Are You Getting What You Should From Your Field Service Software?
By Sarah Nicastro, publisher/editor in chief, Field Technologies
I was reading over Gartner’s latest Magic Quadrant for Field Service Management report, which was released in October, and it got me thinking. At the beginning of the report, there are five objectives listed that Gartner says a field service application should have the “scope to achieve.” Reading through those objectives made me wonder — are companies that have solutions deployed fully leveraging these capabilities? In fact, I know from conversations I’ve had that many aren’t. And, what about companies that may not yet have a field service software solution in place — are they fully aware of what they need to be looking for? So, for those of you who may not have seen Gartner’s report, here the five objectives it lists that a field service application should be able to achieve:
- “Receive requests for a field service technician from the Internet, by telephone, by manual entry, or through remote monitoring”
- “Assign a service technician with long, midrange, weekly, and intraday optimization of his or her work orders, factoring in constraints (for example, asset, skills, and so on) and improved service-level-agreement compliance”
- “Make the technician completely mobile to perform end-to-end service tasks, including the ability to look up inventory status in real time or cached on a wireless device”
- “Integrate with GPS and geographic information systems (GIS) capabilities”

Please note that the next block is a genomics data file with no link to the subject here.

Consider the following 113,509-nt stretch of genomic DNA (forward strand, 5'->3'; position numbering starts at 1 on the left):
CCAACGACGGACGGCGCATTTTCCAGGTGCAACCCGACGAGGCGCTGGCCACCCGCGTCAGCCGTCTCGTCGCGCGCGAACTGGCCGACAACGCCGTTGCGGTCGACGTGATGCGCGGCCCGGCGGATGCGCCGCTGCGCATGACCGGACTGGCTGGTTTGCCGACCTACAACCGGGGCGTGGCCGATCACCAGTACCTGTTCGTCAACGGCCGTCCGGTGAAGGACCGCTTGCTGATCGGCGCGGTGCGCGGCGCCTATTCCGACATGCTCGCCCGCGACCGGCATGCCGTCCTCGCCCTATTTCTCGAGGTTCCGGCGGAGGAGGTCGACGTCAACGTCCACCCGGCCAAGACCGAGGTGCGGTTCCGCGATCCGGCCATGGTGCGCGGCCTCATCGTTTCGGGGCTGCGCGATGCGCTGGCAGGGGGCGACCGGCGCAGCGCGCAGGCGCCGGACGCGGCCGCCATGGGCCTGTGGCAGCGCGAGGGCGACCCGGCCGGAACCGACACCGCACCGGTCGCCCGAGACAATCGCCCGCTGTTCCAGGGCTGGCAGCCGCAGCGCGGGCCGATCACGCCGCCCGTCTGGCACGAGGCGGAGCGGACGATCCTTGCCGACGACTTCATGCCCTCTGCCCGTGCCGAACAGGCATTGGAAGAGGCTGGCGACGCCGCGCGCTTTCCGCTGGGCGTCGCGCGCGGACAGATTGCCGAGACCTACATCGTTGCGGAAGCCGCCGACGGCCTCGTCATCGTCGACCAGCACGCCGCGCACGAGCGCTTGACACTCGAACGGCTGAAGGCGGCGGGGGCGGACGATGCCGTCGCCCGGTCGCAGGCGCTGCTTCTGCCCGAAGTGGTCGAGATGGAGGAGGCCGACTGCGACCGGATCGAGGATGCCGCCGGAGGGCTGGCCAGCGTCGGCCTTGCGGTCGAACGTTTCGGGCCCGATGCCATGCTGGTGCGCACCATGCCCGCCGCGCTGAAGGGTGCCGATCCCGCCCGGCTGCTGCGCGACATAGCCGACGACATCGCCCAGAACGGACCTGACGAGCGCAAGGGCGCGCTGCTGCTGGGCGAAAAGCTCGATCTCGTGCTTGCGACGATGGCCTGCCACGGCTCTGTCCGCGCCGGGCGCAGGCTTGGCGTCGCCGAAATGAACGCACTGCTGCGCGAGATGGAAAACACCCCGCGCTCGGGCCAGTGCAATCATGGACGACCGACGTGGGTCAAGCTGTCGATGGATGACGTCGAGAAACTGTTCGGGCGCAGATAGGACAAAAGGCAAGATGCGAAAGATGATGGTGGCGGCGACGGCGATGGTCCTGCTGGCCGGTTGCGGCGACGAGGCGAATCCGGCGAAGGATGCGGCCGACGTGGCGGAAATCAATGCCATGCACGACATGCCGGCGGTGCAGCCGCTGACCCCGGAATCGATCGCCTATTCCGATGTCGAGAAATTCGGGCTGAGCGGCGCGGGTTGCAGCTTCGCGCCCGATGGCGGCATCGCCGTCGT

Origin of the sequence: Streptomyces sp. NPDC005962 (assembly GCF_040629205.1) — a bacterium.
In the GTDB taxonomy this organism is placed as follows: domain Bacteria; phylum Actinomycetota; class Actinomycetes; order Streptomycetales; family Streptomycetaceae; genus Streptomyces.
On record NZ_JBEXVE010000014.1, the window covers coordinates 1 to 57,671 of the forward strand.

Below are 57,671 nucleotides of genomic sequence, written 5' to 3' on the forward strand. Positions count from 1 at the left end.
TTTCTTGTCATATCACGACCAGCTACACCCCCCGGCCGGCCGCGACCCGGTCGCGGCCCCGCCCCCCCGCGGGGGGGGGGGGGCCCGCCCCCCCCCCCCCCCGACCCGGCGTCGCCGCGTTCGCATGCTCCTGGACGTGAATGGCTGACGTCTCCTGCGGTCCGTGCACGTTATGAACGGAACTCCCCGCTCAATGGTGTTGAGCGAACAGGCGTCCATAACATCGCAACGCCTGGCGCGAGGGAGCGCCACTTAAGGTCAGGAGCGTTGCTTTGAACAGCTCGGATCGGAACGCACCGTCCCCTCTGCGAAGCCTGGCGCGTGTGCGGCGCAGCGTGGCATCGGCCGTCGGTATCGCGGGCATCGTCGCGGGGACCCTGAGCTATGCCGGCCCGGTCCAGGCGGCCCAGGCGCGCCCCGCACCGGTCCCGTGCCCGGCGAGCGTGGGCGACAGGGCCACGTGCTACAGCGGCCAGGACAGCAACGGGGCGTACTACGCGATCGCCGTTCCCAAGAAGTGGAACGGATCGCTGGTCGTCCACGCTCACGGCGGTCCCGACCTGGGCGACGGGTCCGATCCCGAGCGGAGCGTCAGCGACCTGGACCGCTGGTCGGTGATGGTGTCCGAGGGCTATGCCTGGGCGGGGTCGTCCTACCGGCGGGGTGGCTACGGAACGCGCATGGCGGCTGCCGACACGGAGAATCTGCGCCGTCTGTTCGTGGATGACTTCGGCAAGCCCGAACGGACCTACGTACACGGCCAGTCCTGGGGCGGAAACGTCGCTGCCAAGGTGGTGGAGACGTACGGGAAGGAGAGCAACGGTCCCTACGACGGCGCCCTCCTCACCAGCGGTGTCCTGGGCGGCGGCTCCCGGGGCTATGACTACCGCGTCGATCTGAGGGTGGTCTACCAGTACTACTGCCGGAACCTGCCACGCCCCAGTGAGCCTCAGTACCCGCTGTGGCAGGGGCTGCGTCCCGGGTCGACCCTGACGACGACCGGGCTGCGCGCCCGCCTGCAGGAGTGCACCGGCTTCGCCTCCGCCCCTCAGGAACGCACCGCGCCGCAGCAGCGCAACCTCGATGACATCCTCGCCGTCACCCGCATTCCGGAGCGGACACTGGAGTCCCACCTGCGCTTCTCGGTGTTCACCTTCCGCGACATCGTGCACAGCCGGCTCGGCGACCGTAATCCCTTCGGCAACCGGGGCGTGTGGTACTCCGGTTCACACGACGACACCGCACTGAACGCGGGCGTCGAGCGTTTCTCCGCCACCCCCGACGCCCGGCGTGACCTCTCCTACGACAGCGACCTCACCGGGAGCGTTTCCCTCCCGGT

- “Provide field service functionality that supports a continuum of field service models, from reactive to preventative”
Don’t Settle For Your Field Service Status Quo
Now, maybe based on your company’s size or situation, it isn’t feasible for you to deploy a solution that meets all of the criteria listed above. But, as we move into the new year, I think it’s important for companies that are already leveraging technologies to look at what more you can do with them — all too often, you deploy a solution to solve a specific problem and then just forget about it. But the reality is, many of the solutions available today can do so much more than what you’re currently using them for — and by looking for ways to expand your use, you can find increased efficiencies, cut costs, and even increase revenue. And for those of you looking at 2014 as an opportunity to deploy a solution, this list can serve as a good checklist as you’re evaluating your options. To obtain a copy of the Magic Quadrant for Field Service Management report or look through some of Gartner’s other research, visit www.gartner.com.